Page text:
of processes and equipment
equipment into the cleanroom, ensure that you observe the following:
users should ensure that they consult the cleanroom manager before
they bring any equipment and processes into the cleanroom.This cannot be stressed enough! The monitoring
of equipment and processes going into the cleanroom is an important
part of the general contamination control of the cleanroom. If bringing
equipment or processes into the cleanroom ensure that you follow
the detailed procedures listed below.
such as screwdrivers, nut drivers, rulers, vernier calipers etc.
do not need to be bought into the cleanroom as there is a fully
stocked cleanroom tool cabinet for all cleanroom users benefit.
The tooling in the cabinet is for cleanroom use only and must never
be removed from cleanroom. When using cleanroom tooling ensure that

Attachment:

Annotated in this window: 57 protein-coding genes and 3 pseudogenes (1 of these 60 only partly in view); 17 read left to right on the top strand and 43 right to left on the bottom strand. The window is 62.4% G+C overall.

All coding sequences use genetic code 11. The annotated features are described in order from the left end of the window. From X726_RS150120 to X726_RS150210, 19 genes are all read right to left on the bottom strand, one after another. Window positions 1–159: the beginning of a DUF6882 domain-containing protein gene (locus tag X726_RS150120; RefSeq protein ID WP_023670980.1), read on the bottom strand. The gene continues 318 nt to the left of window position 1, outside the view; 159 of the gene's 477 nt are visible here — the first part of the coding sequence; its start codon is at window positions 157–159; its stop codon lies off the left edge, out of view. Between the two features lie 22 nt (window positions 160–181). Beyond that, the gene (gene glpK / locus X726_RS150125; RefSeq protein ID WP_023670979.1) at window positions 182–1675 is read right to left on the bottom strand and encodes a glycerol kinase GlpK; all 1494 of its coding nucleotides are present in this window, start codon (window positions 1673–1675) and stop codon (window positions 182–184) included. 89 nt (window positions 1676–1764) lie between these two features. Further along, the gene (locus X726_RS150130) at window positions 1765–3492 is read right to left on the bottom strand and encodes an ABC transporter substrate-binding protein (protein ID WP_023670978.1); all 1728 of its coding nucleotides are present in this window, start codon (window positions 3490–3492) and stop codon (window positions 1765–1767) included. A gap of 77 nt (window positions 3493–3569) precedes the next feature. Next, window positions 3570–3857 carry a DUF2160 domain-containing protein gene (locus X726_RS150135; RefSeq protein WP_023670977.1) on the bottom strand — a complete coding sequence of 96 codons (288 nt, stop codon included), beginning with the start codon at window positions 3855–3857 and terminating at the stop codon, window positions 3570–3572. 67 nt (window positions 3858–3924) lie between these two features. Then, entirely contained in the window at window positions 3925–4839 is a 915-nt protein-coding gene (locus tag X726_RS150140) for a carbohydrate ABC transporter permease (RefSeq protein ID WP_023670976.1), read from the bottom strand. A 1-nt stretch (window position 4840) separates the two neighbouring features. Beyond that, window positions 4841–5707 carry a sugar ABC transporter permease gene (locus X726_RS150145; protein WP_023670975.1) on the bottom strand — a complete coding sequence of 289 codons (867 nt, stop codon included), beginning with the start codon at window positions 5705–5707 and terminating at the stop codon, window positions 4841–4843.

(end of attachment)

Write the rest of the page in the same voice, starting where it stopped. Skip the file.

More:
they are put back into the cabinet after use. Do not leave tooling
lying about as this means that other users will not be able to use
them. If you are a visitor and you need specialised tooling ensure
that you contact the cleanroom manager to confirm whether
the tooling is available.
If you are
bringing a process into the cleanroom ensure you have done a risk
assessment on the process and you have discussed this with the cleanroom
manager. Under no circumstances may any process go into the cleanroom
unless it has been discussed with the cleanroom manager, again this
is a monitoring activity to aid in cleanroom contamination control
and for Health and Safety reasons.
Detailed Cleaning procedures